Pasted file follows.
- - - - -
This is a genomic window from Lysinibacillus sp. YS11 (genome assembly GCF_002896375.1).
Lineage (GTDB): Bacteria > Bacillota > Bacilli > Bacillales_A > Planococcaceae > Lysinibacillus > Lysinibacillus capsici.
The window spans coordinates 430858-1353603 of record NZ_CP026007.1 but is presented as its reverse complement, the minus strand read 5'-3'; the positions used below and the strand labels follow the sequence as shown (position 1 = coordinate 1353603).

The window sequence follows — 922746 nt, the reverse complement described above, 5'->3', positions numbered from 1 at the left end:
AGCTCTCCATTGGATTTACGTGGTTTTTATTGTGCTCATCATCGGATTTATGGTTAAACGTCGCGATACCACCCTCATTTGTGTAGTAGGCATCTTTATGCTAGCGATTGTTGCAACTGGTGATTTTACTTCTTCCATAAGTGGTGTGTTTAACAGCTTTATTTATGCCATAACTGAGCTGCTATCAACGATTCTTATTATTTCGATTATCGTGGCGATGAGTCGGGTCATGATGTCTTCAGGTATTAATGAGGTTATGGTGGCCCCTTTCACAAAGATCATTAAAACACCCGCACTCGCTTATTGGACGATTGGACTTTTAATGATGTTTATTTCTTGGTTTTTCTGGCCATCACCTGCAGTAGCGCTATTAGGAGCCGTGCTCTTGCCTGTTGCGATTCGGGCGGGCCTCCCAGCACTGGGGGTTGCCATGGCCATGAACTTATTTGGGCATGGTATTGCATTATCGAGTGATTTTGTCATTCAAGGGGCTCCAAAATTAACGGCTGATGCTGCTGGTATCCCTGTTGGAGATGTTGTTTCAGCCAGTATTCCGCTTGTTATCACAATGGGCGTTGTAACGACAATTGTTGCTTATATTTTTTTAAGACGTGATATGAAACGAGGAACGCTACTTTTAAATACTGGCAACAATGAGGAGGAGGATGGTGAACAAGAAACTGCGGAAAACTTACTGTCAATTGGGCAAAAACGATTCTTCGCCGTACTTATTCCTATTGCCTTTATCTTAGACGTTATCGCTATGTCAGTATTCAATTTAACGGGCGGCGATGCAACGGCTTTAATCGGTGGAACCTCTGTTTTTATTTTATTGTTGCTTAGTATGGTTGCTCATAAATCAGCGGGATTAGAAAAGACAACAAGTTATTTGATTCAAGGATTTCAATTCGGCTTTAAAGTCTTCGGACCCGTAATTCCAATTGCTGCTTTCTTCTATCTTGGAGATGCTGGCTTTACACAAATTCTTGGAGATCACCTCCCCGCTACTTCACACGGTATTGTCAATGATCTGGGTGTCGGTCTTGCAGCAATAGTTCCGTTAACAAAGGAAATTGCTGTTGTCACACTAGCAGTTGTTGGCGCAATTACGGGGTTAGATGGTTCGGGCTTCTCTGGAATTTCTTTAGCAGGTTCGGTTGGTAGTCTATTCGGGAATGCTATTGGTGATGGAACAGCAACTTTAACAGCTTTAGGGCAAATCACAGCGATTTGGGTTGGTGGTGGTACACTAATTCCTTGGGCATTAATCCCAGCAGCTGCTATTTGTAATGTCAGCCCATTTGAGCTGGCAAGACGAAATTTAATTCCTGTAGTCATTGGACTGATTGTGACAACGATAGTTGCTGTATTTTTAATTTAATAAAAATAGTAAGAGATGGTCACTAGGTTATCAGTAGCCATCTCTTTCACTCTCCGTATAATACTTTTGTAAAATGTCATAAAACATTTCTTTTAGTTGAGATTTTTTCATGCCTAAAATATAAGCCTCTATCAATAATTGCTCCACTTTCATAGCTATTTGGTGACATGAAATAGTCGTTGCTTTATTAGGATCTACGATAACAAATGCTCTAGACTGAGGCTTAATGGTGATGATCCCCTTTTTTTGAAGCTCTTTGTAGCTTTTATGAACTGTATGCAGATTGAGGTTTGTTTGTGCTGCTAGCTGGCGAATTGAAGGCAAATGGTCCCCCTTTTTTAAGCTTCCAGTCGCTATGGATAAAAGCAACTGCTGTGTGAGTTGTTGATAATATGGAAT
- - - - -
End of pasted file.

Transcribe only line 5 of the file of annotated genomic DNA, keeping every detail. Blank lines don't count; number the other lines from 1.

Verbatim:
AGCTCTCCATTGGATTTACGTGGTTTTTATTGTGCTCATCATCGGATTTATGGTTAAACGTCGCGATACCACCCTCATTTGTGTAGTAGGCATCTTTATGCTAGCGATTGTTGCAACTGGTGATTTTACTTCTTCCATAAGTGGTGTGTTTAACAGCTTTATTTATGCCATAACTGAGCTGCTATCAACGATTCTTATTATTTCGATTATCGTGGCGATGAGTCGGGTCATGATGTCTTCAGGTATTAATGAGGTTATGGTGGCCCCTTTCACAAAGATCATTAAAACACCCGCACTCGCTTATTGGACGATTGGACTTTTAATGATGTTTATTTCTTGGTTTTTCTGGCCATCACCTGCAGTAGCGCTATTAGGAGCCGTGCTCTTGCCTGTTGCGATTCGGGCGGGCCTCCCAGCACTGGGGGTTGCCATGGCCATGAACTTATTTGGGCATGGTATTGCATTATCGAGTGATTTTGTCATTCAAGGGGCTCCAAAATTAACGGCTGATGCTGCTGGTATCCCTGTTGGAGATGTTGTTTCAGCCAGTATTCCGCTTGTTATCACAATGGGCGTTGTAACGACAATTGTTGCTTATATTTTTTTAAGACGTGATATGAAACGAGGAACGCTACTTTTAAATACTGGCAACAATGAGGAGGAGGATGGTGAACAAGAAACTGCGGAAAACTTACTGTCAATTGGGCAAAAACGATTCTTCGCCGTACTTATTCCTATTGCCTTTATCTTAGACGTTATCGCTATGTCAGTATTCAATTTAACGGGCGGCGATGCAACGGCTTTAATCGGTGGAACCTCTGTTTTTATTTTATTGTTGCTTAGTATGGTTGCTCATAAATCAGCGGGATTAGAAAAGACAACAAGTTATTTGATTCAAGGATTTCAATTCGGCTTTAAAGTCTTCGGACCCGTAATTCCAATTGCTGCTTTCTTCTATCTTGGAGATGCTGGCTTTACACAAATTCTTGGAGATCACCTCCCCGCTACTTCACACGGTATTGTCAATGATCTGGGTGTCGGTCTTGCAGCAATAGTTCCGTTAACAAAGGAAATTGCTGTTGTCACACTAGCAGTTGTTGGCGCAATTACGGGGTTAGATGGTTCGGGCTTCTCTGGAATTTCTTTAGCAGGTTCGGTTGGTAGTCTATTCGGGAATGCTATTGGTGATGGAACAGCAACTTTAACAGCTTTAGGGCAAATCACAGCGATTTGGGTTGGTGGTGGTACACTAATTCCTTGGGCATTAATCCCAGCAGCTGCTATTTGTAATGTCAGCCCATTTGAGCTGGCAAGACGAAATTTAATTCCTGTAGTCATTGGACTGATTGTGACAACGATAGTTGCTGTATTTTTAATTTAATAAAAATAGTAAGAGATGGTCACTAGGTTATCAGTAGCCATCTCTTTCACTCTCCGTATAATACTTTTGTAAAATGTCATAAAACATTTCTTTTAGTTGAGATTTTTTCATGCCTAAAATATAAGCCTCTATCAATAATTGCTCCACTTTCATAGCTATTTGGTGACATGAAATAGTCGTTGCTTTATTAGGATCTACGATAACAAATGCTCTAGACTGAGGCTTAATGGTGATGATCCCCTTTTTTTGAAGCTCTTTGTAGCTTTTATGAACTGTATGCAGATTGAGGTTTGTTTGTGCTGCTAGCTGGCGAATTGAAGGCAAATGGTCCCCCTTTTTTAAGCTTCCAGTCGCTATGGATAAAAGCAACTGCTGTGTGAGTTGTTGATAATATGGAAT